The President said it himself, General Shinseki is a “very good man.” Like other Americans who served in Vietnam and other battles at the calling of government, he is a hero. He not only contributed, he invented better ways to do battle. Yet, when it came to trying to fix the Veterans Administration, the General fell on his sword. He didn’t fix it because the VA is a bad product of bad governance.
Government nearly always acts with good intentions, however, it is followed by flawed implementation. With every law one must ask, does government possess the capacity to do that? Consider the Veterans Administration from its historical foundation.
“The first veterans law passed in the United States was an Act by the Continental Congress in 1776 promising a half-pay pension for life for all wounded officers, soldiers, and sailors unable to maintain a livelihood. Considering that amputation was the standard medical treatment for wounds to the limbs, this would have included most of the wounded veterans of the Revolutionary War.
In 1778, the Continental Congress guaranteed that officers serving until the end of the war would receive half-pay for 7 years. Enlisted men were promised a bonus of $80 for serving the duration of the war.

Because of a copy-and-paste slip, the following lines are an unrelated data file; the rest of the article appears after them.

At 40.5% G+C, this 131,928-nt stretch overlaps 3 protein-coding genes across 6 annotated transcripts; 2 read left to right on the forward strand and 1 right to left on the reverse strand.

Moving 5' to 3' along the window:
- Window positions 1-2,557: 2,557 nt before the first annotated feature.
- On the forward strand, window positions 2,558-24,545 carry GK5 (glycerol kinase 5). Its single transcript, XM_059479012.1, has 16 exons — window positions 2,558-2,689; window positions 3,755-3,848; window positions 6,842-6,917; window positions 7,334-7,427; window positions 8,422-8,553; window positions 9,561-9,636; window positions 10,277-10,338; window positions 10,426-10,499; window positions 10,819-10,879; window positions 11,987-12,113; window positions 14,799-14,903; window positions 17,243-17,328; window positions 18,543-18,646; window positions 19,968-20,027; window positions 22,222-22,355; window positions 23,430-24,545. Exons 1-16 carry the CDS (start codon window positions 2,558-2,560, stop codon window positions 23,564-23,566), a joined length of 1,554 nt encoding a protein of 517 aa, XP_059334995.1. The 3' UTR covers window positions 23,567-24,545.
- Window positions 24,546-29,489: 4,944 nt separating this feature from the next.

Neither of these promises were ever fulfilled. The Congress under the Articles of Confederation lacked the power to raise taxes from the states, which made funding much of anything impossible at a federal level.
Conditions were so bad that the government faced a crisis in 1783 with the Newburgh Conspiracy. Those who were veterans were not receiving the promised pensions and those still in the dwindling Continental Army had salaries in arrears.
It wouldn’t be until the Acts of 1818 and 1832 that full remediation of pensions would take place. Fraudulent claims abused the provisions of these Acts as enough time had elapsed to make it difficult to prove (or disprove) that a claimant had qualifying service.”
“He is a very good man,” Obama said of the former four-star Army general and Vietnam veteran. “I don’t just mean he’s an accomplished man. I don’t just mean that he’s been an outstanding soldier. He’s a good person who’s done exemplary work on our behalf.”
“Shinseki Exit Is Outside Obama Playbook
WASHINGTON May 31, 2014 (AP)
By JIM KUHNHENN Associated Press”
The trouble today stems from a number of factors:
- Systemic flaws in the government management system that fails to adequately reward and punish poor performance, including firing deficient performers on merit
- Hamstringing the executive branch from being able to act with executive power and authority
- Executive branch mistakes in appointing qualified persons to office
- Failure to monitor and supervise at all levels of governance
- Congressional failure to provide adequate resources to support legal mandates and requirements
A thorough investigation will pinpoint more root causes.